Whether you liked the performance or not, I feel an unfair criticism is that it is onanistic (your use of that sexual word in this context says more about where you're coming from really - in really poor taste - borderline homophobic even); you must have misunderstood his sense of humour, which is flirtatious, dark and really, really inclusive.
    Oh, and the narrative is in the journey his legs have gone on since his childhood to present day. Narrative sub-text: self-image as a gay body, in a world that is still struggling to understand homosexual/transgender beauty.

  3. It was a critical response, to your critical response. You have a comments box, which is for, presumably, engaging in critical commentary. It was not spam, and it wasn't childish. I challenge you to post it, and respond, critically, rather than on twitter.

  4. Woah, Jen, sorry for the delay in posting your comments but I was out: I'm not at my computer 24/7. Also, to be clear, my tweet that you refer to in your second comment was written before you posted your first comment - so the tweet wasn't in reference to you, but some of Tom's other friends who have messaged me. (Incidentally, I don't know Tom personally or anything about him other than what I saw on Wednesday.)

    I review a lot of theatre pieces, many I like, many I don't. But even if something is not to my personal taste (and from the promotional material, Legs 11 showed every indication of being to my taste), I try to see beyond that to think whether or not a performance is well written, well directed, well performed, well structured etc, and whether it would speak to other people, and have a wider message. Clearly, you feel it spoke to you, and I'm genuinely pleased you got something positive from Tom's show. That's great, and obviously the effect he wants to generate in his audience.

    For my to describe the show as 'onanistic' (ie self-indulgent) is not homophobic, by the way. That's a really offensive claim for you to make.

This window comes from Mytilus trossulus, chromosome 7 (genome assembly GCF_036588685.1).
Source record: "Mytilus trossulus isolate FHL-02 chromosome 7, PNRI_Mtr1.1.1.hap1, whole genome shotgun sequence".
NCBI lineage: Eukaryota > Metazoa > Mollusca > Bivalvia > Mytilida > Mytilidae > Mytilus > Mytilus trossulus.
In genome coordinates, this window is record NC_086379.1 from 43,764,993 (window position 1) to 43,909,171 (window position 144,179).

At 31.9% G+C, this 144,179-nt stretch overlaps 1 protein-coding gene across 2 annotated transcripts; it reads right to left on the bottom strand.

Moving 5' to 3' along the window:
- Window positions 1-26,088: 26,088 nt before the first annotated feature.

Thanks for your comments.

  5. Thank you JMo, for responding. The perils of blogging I guess - dealing with the riled readers who have to go to source rather than an editor - and negotiating the fall-out of cross-pollinating social networking and cultural comment.

    I really appreciate you taking the time to defend your choice to review unfavourably; of course it is your prerogative as a blogger to write whatever you please. You did explain your opinion carefully, which is presumably why people read it to the end and replied. It's cool that you engaged people, and made them feel they wanted to communicate with you.

    I think the thing for me - and perhaps why it did upset so many people - is I was taken aback by how the review did seem to miss both the large and subtle points of the show, and I wanted to address some of the observations you made. The other thing is, and this is of course another issue of not having editorial scrutiny, is that the choice of the word 'onanism' was dodgy in this context. So although I am sad that you took offense, I felt that having been given the opportunity (thank you), I would like to point out why the term was distasteful to me.

    If the performance was by a Jewish man and you didn't like it, an insensitive criticism would be 'the only person having a gas was him', or if it were a Muslim performer 'the performance did not go off with a bang'. These jokes are not good in a context where the performer's identity is central to the piece. Likewise, in Legs 11.